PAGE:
One of the nice new features that came out with iOS 14 were some new options around the venerable
UIDatePicker. There are now some choices other than just the slot machine-style wheels! Since iOS 2.0, the original style of UIDatePicker has been the only standard UIKit option for developers looking to let users select dates and times. The
UIDatePicker got a little bit of a facelift with the new styles in iOS 7+ but really hasn’t had much love since then. With iOS 13.4 and iOS 14.0, things changed with the addition of the
UIDatePickerStyle enumeration and the addition of two new styles other than the default wheels.
Setting UIDatePicker Style
UIDatePickerStyle enum has four options:
wheels– Shows the standard, spinning wheel style picker. (iOS 13.4+)
compact– Displays a formatted label that will show a popover with more UI when tapped. (iOS 13.4+)
inline– An editable field meant to be used inline. (iOS 14.0+)
automatic– Will pick the most appropriate style based on the mode and platform. Usually on iOS this will wind up being
wheelsbut Mac Catalyst apps might use
compactor another style. (iOS 13.4+)
While you certainly could let the UIDatePicker select the style for you with
automatic, I’d suggest manually setting the style to your preferred option to avoid unexpected UI changes with future iOS releases. Also there is no guarantee that the current default for
wheels will stay that way forever.
Setting the date picker style is as simple as changing the
preferredDatePickerStyle property on the date picker instance that you are using.
@IBOutlet var datePicker: UIDatePicker! ...code... datePicker.date = <set your date here> datePicker.mode = .dateAndTime datePicker.preferredDatePickerStyle = .inline
The above code will result in the nice new inline interface. Unfortunately the inline style takes up quite a bit of vertical space, but it does let you avoid additional UI transitions, popovers, etc. if that’s what you need.
If you want to use the compact style, it’s just a different value for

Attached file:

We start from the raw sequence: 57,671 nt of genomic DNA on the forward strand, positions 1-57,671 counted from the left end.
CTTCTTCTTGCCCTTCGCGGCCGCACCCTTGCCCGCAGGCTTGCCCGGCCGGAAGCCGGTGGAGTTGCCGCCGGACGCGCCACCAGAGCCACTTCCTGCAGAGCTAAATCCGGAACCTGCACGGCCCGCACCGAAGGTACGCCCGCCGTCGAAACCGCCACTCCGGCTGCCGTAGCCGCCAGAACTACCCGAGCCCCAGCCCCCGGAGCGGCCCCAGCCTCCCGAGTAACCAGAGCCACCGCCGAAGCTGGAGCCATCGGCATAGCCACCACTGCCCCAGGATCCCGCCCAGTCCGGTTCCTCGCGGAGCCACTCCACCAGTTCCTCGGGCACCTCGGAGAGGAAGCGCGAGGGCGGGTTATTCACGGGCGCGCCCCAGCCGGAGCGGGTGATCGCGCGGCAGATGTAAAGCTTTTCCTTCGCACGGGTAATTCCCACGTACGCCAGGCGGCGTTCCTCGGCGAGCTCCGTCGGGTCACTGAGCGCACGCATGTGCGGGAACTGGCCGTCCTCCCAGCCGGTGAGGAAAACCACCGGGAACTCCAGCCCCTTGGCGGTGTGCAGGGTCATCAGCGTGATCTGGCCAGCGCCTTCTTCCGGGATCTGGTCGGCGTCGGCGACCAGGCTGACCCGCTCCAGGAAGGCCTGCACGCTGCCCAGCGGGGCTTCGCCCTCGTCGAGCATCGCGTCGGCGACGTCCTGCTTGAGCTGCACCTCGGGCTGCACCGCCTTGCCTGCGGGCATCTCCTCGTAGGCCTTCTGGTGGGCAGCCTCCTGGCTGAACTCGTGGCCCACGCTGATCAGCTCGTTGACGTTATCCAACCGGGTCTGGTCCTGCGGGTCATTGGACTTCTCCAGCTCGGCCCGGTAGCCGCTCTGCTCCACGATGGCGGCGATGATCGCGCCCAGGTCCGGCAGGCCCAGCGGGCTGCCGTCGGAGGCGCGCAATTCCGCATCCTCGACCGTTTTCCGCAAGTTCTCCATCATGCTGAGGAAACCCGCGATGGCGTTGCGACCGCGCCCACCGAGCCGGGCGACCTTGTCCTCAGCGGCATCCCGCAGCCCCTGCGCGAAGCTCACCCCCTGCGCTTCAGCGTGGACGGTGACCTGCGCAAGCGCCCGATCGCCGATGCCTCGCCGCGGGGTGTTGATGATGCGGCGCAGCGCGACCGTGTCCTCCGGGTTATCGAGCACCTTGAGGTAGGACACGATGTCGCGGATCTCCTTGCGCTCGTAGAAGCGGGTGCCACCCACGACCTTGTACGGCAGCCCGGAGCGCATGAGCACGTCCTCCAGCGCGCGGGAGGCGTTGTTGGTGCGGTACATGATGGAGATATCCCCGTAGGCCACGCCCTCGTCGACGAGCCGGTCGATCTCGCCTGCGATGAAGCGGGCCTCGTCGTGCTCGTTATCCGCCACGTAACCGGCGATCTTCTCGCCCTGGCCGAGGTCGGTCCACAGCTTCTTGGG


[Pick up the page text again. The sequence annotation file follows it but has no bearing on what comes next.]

datePicker.preferredDatePickerStyle = .compact
compact style will initially present UI that looks like this.
When the user taps on the date or the time in this case, the entire calendar and time control combination appears in a popover window.
You’ll notice of course when you use it that this looks and behaves exactly like the
inline date picker style but is presented in a modal window with a translucent background.
Date and Time Only Options
The UI above all shows examples of date and time but of course you can (and most of the time) probably will just display one or the other. The Date and Time only
inline styles are basically just cropped versions of the full UI.
compact UI collapsed mode with just the date and times fit quite nicely into an existing UI with rounded text fields and definitely provide the most space-efficient option. This style also has the advantage of removing that extra label or button control that developers have had to use to trigger the existing
UIDatePicker UI in the past.
Don’t Forget About Locale
One of the major benefits of using the Apple-provided
UIDatePicker instead of trying to spin your own is out-of-the-box internationalization. By just setting the
locale property on the date picker to “zh_CN” for example, we can get a Chinese language date time picker. Cool, huh?
Not Available for Countdown Timer Mode
Note that none of these new styles are available if your
datePickerMode is set to
countdownTimer. As of iOS 14.2, setting a countdown timer date picker to
inline will actually cause a run-time app crash (I’ve submitted feedback to Apple on this so hopefully it will get resolved down the road).
Which Style Do I Pick?
Which user interface for the
UIDatePicker that you prefer is obviously up to you as an app developer. It is always most important to consider your users, what they expect as iOS users, and what will make their experience in your app the most delightful. The new
UIDatePicker options will at least let us refresh our apps and keep them up to date going forward. Apple provides some guidance in the Human Interface Guidelines (HIG) but not a ton. As always, while new UI provides us with some choices (and some compromises), which way to go on your app’s journey is up to you.